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Lion of Liberty: Patrick Henry and the Call to a New Nation Hardcover – October 26, 2010
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Kirkus Reviews, 9/1/10
“A veteran biographer specializing in the Founding Fathers offers a short, sharp life of the Virginia patriot…A fine appreciation—and explanation—of freedom’s champion.”
Asbury Park Press, 9/19
The Oklahoman, 10/31/10
“Unger shows how down-to-earth Henry was and how connected he was to regular people… [A] great book about one of our nation's founders.”
New York Journal of Books, 10/26/10
“Harlow Giles Unger does a remarkable job of putting together the life and times of this most noted but little known Founder. Unger provides a startling history of the man who, though never in combat, remains one of the great patriots of his new country…Unger is not only a superior storyteller, he is also a gifted researcher; he sweeps the reader into the story, also enveloping us in the times…The book brings fresh insights to the process of building a nation with little direction from which to work…If you want to know what the Founders meant while deliberating the creation of the Confederation and the Constitution, and if you wish to understand why they made the decisions they did, read Lion of Liberty.”
The Federal Lawyer, November/December 2010
Richmond Times-Dispatch, 11/14/10
The Lone Star, November 2010
“This excellent book should be read by all Americans.”
San Francisco Book Review, 4/5/11, and Sacramento Book Review, 4/8/11
“Lion of Liberty, a book by Harlow G. Unger, is in many ways like Patrick Henry. Both don’t seem special from the outside, and both seem modest and homely at first glance. Yet, inside these two ordinary objects is a fire that excels on natural talent. a marvelous biography and has a different take on revolutionary heroes. Remember that they were mortal men.”
“A light and refreshing read of Henry’s life…This biography is history at its best, telling a story both human and philosophical. As Unger points out, Henry’s words continue to echo across America and inspire millions to fight government intrusion in their daily lives.”
“A popular biography of the public and private life of Patrick Henry…A compelling story that illustrates Henry's beliefs by centering on his actions and the events of his life.”
“A highly readable account of the life of one of our most prominent revolutionaries.”
“Unger brings Colonial Williamsburg to life.”
“An engaging account of Patrick Henry’s lifelong quest to promote individual liberties and fight against government interference.”
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One of the most impressive features of this work is the dynamic presentation of Henry's "Give me liberty or give me death" speech, located on pages 97-99. Reading it as though I was listening to it, I finished with the feeling that I had actually heard a sample of his style and dramatic talent. I felt that I had been present at the very historical moment. I found myself awed at Henry's oratorical talents. As a retired Baptist pastor, I found myself wishing that I had been able to move a congregation with the same power that Henry moved his audience. On finishing the book, I found myself wishing I could go back in time and be the proverbial "fly on the wall" when he addressed his audiences, both political and legal.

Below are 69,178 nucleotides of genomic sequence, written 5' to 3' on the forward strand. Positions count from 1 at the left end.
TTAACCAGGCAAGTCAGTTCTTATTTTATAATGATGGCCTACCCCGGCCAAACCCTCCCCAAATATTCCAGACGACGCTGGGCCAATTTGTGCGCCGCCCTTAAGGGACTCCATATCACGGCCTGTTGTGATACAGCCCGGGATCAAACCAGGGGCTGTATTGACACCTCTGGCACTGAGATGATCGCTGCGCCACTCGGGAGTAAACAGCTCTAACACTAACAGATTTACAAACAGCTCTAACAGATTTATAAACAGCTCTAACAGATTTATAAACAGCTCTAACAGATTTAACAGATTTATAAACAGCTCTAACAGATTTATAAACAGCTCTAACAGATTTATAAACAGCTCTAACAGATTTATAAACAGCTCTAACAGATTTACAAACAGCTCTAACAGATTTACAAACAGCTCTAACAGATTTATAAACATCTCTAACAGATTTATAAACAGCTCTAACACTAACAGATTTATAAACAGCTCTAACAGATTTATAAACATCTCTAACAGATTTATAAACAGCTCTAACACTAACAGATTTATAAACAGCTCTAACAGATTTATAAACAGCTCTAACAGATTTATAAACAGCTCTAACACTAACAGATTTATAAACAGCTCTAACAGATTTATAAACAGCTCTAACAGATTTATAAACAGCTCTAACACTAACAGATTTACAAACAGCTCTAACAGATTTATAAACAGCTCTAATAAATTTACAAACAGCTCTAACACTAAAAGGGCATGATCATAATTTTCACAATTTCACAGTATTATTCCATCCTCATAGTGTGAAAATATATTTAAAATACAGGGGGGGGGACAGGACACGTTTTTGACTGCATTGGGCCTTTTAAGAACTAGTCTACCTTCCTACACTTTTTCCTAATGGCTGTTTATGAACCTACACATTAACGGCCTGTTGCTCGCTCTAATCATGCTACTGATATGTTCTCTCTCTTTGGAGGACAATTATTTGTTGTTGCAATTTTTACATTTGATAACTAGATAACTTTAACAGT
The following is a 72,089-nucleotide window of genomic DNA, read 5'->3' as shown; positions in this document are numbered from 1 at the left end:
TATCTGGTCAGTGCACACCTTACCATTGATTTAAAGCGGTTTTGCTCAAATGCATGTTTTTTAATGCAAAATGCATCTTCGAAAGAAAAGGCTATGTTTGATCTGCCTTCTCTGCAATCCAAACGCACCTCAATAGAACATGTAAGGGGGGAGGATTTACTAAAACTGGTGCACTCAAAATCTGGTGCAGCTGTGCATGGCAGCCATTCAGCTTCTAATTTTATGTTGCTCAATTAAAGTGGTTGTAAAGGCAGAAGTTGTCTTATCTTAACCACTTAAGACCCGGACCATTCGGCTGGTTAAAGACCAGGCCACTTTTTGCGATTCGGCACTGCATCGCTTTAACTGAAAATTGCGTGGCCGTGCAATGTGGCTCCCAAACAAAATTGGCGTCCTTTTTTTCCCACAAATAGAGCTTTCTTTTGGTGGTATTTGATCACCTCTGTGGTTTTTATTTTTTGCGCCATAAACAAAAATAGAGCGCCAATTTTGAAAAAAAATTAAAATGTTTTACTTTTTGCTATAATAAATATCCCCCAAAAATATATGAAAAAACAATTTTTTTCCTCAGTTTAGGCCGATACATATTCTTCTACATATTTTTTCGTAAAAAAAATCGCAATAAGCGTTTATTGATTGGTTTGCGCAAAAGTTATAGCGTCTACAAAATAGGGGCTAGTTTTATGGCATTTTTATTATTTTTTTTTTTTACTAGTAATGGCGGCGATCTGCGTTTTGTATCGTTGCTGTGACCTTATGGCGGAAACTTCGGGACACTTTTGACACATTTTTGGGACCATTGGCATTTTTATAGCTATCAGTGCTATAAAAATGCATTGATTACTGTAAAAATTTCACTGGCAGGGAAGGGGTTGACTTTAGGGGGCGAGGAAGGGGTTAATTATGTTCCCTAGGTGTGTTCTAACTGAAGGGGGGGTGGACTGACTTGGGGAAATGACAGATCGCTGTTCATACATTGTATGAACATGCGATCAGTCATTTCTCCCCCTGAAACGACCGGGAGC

Harlow Giles Unger has left me with a strong understanding of who Patrick Henry was, how he accomplished what he wanted to accomplish, and how and why he failed on the few instances when he did not succeed.
I am indebted to Mr. Unger for his excellent presentation of this great American to whom we owe such a debt of gratitude. His excellent writing has led me to buy two more of his works, one on John Hancock and the other entitled "Improbable Patriot" which I am reading now.
Five very satisfied stars.
Henry described the type of Government that should be present in the colonies. And remember that initially he wasn't pushing for separation from the crown. He simply wanted the right to govern the colony through a representative form of government that Britain would recognize and accept. And there was no room for any type of taxation upon the colonies whether it was through import duties or outright taxation. The cry of no taxation without representation was heard often. And the colonist in time declared independence and made the sacrifice for what became better known as "the cause."
Navigation Act, Sugar Act, and Stamp Acts all fed the fire of independence. And when Patrick Henry said "Liberty or Death", he was speaking for most people in all thirteen colonies. The American Revolution was borne!d
This solid biography by Harlow Giles Unger ( who specializes in the Founders) tells Henry's tale from his early hard scrabble days on the Virginia frontier to his resistance against the Constitutional Convention in 1787.( When asked to attend the Constitutional Convention he responded"I smell a rat") Henry was a early opponent to England' s power and it is all here from the Parson's Cause to his "If this be Treason" speech to the speech that everyone knows which ends with the responding cry "Give me Liberty or Give me Death".
This is more then just a political biography it also delves into Henry's personal life including his tragic first marriage.It can be argued who were the revolutions greatest leaders but it can not be argued that Patrick Henry was a radical firebrand whose oratorical gifts helped push often reluctant people toward revolution. He deserves to be remembered for more then one speech and this biography does him justice. He was not a believer in a strong central government like Washington he envisioned a republic where the individual states held sway but his actions and leadership helped bring about American freedom and this study brings him to life.